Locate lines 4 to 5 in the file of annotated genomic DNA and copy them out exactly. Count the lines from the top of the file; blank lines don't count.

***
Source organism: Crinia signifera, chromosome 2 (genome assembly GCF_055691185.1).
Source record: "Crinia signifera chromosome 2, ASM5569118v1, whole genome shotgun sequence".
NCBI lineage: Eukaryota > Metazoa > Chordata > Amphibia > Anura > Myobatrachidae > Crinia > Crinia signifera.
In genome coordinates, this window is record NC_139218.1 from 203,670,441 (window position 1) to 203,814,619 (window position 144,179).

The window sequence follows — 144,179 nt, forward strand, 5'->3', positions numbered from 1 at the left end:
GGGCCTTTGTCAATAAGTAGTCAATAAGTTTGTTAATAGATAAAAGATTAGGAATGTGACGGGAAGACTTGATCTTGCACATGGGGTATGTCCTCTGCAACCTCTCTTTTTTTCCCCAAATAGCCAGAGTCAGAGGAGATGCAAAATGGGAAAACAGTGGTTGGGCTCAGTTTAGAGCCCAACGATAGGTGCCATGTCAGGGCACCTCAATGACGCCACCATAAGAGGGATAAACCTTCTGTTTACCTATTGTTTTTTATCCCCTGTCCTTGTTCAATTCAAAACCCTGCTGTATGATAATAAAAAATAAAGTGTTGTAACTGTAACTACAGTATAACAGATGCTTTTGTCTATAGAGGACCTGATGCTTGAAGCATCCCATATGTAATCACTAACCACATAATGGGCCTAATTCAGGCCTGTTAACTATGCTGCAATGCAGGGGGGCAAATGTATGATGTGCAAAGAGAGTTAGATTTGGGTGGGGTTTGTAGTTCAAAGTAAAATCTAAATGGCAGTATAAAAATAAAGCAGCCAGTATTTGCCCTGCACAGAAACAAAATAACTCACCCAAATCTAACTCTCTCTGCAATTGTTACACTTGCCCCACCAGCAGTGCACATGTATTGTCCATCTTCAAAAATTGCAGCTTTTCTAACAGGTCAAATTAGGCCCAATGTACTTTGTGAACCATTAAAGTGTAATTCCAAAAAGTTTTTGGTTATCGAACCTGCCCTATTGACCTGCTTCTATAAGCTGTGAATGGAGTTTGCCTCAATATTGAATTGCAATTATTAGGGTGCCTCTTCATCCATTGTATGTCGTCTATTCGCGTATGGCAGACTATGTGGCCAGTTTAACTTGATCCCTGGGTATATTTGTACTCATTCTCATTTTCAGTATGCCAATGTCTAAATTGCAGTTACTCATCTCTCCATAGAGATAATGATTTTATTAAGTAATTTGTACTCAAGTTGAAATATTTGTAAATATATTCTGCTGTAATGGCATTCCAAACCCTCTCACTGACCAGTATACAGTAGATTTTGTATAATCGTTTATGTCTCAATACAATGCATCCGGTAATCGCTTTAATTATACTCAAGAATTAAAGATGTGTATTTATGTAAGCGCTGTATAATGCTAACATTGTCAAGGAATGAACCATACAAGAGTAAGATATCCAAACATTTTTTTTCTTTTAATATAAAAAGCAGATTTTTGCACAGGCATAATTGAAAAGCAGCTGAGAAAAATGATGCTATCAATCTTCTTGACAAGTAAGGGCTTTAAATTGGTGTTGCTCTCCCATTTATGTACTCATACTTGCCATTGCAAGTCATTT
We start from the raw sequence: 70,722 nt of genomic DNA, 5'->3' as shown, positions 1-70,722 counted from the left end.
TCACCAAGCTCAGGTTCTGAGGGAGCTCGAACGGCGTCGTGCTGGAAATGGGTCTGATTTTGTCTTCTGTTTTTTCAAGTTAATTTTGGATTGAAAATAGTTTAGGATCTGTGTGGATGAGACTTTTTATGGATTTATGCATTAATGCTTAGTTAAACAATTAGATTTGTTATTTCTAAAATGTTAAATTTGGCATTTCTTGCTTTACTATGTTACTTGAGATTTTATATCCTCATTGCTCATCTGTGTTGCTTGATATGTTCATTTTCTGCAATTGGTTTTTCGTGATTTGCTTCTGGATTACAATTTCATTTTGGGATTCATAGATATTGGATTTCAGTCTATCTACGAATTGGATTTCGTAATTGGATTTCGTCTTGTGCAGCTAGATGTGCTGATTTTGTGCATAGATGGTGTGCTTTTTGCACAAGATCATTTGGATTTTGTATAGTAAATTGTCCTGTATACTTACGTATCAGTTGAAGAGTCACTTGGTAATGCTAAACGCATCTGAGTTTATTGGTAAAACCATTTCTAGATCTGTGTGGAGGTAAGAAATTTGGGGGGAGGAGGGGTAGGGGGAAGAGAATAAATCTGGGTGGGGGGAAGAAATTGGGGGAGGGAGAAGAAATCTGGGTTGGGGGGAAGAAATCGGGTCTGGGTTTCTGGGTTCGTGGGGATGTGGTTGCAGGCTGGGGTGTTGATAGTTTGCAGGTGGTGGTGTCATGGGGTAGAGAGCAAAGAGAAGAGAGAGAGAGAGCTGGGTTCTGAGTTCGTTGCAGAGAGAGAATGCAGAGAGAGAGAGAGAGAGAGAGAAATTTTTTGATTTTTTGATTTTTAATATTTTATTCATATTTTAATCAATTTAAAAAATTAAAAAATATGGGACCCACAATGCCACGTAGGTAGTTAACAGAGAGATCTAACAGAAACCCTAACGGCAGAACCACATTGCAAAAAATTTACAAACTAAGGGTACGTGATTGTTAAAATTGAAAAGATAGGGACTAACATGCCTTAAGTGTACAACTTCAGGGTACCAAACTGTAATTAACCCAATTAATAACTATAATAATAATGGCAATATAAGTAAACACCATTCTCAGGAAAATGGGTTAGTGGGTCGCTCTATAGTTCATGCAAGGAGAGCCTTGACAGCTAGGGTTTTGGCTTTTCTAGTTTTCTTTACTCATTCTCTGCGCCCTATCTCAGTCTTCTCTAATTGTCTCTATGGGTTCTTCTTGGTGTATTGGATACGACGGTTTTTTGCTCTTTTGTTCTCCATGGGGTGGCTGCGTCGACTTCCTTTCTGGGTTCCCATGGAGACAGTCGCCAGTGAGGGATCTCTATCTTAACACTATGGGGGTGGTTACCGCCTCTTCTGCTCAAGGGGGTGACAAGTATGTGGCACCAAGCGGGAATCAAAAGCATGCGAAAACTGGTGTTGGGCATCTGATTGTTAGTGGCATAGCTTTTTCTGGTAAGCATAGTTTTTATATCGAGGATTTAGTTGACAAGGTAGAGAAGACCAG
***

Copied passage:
In genome coordinates, this window is record NC_139218.1 from 203,670,441 (window position 1) to 203,814,619 (window position 144,179).

The window sequence follows — 144,179 nt, forward strand, 5'->3', positions numbered from 1 at the left end: